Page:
ASRM2010: Hormonal therapy or mistletoe?

Denver, 26 October 2010

1530 abstracts were submitted to this year’s annual meeting of the ASRM. Of these, 916 were accepted; nine of those were oral presentations about endometriosis (out of 316 orals), and 27 (out of 600) were poster presentations.  We have chosen to highlight two of the chosen papers on endometriosis.

A year of hormonal therapy shrinks rectovaginal endometriotic nodules

Dr Ferrero et al, from the San Martino Hospital and University of Genoa in Italy, found in a prospective study that several different hormonal therapies administered for one year were effective in decreasing the volume, by approximately 24%, of endometriotic nodules infiltrating the rectum in 41 of 46 patients enrolled in the study.

The patients’ nodules were measured by virtual organ computer-aided analysis at the study’s baseline and were compared to measurements taken at six and 12 months after horomonal therapy was started. Each patient received one of five hormonal therapies.

At the beginning of the study, the average endometriotics nodules’ volume was 4.3cm. After six months of treatment, nodule volume in patient groups receiving norethisterone acetate, triptorelin and tibolone, and norethisterone acetate and letrozole was reduced.

For women taking oral contraceptives or desogestrel, there was no reduction in nodule size after six months.  However, after 12 months of treatment, the nodule volume was significantly decreased, by an average of 24%, for all treatment groups, with no significant difference in the reduction of nodule volume according to the type of hormonal treatment.

Mistletoe inhibits the growth of endometrial cells in culture and holds promise as a possible future treatment

mistletoeIn a prospective study Dr Moon, from the Seoul National University in Korea, investigated the anti-angiogenic effect of mistletoe, an immune modulator, on women with endometriosis.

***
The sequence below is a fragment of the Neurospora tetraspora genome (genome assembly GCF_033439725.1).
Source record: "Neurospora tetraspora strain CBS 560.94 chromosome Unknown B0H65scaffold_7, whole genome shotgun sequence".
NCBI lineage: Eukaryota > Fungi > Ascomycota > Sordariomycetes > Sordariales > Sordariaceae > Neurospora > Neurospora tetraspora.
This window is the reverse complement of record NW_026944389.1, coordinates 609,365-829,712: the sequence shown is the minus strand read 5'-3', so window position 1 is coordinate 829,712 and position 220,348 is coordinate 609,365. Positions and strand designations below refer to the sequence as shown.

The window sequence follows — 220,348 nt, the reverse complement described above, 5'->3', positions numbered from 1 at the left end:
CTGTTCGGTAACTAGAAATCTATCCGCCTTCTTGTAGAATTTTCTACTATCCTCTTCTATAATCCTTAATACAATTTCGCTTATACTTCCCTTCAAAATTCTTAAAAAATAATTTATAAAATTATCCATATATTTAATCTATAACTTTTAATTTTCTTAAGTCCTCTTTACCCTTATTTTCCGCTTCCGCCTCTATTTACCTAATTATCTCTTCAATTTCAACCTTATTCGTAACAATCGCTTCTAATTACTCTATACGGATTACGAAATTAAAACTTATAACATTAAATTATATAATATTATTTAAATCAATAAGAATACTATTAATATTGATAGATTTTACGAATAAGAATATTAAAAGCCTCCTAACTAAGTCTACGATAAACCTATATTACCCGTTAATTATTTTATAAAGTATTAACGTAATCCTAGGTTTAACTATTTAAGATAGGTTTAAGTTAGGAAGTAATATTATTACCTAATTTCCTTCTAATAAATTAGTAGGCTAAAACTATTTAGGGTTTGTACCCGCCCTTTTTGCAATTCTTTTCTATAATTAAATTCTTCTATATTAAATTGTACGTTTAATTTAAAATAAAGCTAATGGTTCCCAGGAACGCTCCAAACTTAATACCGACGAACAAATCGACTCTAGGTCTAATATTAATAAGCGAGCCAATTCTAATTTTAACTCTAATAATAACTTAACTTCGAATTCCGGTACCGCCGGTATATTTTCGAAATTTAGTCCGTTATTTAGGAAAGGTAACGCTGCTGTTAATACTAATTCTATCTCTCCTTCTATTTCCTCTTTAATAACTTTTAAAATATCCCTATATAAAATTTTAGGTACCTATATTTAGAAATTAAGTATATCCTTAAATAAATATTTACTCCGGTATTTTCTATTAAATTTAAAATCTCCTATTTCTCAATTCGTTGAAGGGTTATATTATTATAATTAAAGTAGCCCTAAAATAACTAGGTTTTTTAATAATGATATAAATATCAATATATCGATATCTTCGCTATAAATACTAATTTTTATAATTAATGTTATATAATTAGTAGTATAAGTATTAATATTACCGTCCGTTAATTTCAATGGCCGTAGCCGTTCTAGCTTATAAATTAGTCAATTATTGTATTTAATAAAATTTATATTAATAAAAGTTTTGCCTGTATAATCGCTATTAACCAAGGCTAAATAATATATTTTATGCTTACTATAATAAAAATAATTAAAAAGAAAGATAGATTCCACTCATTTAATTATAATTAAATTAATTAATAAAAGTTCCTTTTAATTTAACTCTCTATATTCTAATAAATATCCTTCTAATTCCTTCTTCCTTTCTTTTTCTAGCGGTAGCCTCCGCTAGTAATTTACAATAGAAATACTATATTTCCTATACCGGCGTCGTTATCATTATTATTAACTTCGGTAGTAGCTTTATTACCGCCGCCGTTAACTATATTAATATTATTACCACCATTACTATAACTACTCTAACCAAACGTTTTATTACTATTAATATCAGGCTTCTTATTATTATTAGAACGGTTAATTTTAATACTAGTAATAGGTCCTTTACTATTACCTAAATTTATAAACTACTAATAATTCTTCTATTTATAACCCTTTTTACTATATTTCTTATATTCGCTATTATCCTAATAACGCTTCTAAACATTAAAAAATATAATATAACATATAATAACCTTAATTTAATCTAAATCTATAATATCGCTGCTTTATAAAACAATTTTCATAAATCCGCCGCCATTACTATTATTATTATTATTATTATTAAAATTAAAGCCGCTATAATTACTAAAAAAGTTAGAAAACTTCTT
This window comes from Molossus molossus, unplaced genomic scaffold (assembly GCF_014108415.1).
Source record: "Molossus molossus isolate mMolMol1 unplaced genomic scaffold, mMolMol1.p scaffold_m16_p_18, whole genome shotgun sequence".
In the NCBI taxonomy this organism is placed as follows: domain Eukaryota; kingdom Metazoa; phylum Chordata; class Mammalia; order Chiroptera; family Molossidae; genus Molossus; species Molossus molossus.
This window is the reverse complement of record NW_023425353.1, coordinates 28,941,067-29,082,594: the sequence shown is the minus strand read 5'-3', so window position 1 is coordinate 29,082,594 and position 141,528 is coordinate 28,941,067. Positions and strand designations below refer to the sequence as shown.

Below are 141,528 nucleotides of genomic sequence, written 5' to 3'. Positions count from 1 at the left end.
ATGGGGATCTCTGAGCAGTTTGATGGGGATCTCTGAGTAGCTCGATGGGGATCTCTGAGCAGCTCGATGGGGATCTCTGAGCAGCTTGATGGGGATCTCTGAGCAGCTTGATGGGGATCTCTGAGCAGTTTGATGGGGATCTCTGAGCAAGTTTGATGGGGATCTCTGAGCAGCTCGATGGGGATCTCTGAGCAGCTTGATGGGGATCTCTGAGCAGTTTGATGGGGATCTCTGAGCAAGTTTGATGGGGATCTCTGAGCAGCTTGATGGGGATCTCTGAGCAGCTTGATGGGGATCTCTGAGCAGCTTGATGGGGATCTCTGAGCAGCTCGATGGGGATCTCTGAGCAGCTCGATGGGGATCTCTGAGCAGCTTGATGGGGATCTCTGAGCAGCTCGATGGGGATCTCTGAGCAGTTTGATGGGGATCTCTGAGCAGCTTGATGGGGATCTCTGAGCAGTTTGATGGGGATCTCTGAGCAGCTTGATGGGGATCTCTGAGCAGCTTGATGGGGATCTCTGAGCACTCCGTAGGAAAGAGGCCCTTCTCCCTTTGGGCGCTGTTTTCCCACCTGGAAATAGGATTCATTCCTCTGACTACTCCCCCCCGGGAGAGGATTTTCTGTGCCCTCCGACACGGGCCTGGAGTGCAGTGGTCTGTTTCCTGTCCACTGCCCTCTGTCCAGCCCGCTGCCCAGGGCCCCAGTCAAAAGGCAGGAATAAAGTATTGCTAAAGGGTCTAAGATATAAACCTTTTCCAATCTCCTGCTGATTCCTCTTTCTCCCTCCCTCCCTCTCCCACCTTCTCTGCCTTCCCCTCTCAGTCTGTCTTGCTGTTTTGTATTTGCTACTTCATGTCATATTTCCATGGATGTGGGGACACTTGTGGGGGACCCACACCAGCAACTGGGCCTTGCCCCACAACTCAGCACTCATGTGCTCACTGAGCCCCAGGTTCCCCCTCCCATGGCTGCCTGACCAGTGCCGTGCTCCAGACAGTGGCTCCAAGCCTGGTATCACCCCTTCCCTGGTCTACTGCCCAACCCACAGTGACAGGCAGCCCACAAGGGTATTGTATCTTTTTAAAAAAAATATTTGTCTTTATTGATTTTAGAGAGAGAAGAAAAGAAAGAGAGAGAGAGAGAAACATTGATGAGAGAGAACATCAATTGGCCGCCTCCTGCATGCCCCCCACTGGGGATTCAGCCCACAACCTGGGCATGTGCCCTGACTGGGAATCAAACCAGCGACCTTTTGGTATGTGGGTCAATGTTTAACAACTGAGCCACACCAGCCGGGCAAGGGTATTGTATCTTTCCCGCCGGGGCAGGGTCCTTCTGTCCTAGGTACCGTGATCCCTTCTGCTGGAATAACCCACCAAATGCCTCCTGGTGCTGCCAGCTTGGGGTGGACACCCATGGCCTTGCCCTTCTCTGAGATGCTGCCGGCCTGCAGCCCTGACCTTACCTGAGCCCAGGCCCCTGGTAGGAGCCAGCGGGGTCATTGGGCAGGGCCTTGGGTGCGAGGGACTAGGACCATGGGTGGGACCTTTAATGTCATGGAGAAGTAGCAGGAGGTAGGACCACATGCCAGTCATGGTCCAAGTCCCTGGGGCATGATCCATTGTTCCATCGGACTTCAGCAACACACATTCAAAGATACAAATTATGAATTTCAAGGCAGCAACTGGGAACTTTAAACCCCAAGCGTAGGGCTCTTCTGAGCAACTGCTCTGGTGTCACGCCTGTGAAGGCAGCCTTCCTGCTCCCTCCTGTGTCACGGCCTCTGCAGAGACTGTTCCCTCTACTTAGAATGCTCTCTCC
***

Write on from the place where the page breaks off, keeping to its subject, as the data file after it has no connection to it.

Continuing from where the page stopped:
From June 2007 to January 2009, 40 women between the ages of 25 and 50 were enrolled in the study. Twenty women, who had recently had gynaecologic surgery for benign conditions were enrolled as controls.

For each study subject, endometrial tissue was collected from both the inside and the outside of the uterus. The tissues were cultured. Then, endometrial stromal cells were removed and cultured with peritoneal fluids from the subject or from a control, with or without mistletoe supplementation.

The endometrial stromal cells grew more robustly in the subject’s peritoneal fluid (PF) than in PF from a control. However, when mistletoe was added to the subject’s PF, cell growth was suppressed below the level of cell growth in control PF not supplemented with mistletoe.

The authors conclude that mistletoe may have anti-angiogenic effects that would make it a good candidate for further investigation as a potential treatment for endometriosis.

ASRM President Elect, Rogerio Lobo MD

ASRM President Elect, Rogerio Lobo, noted that:

“endometriosis is a life-disrupting disease, often very painful and detrimental to fertility. It is a challenge to find the best method to treat it; these studies show the importance of both refining our knowledge of existing treatments and searching out new possibilities”.

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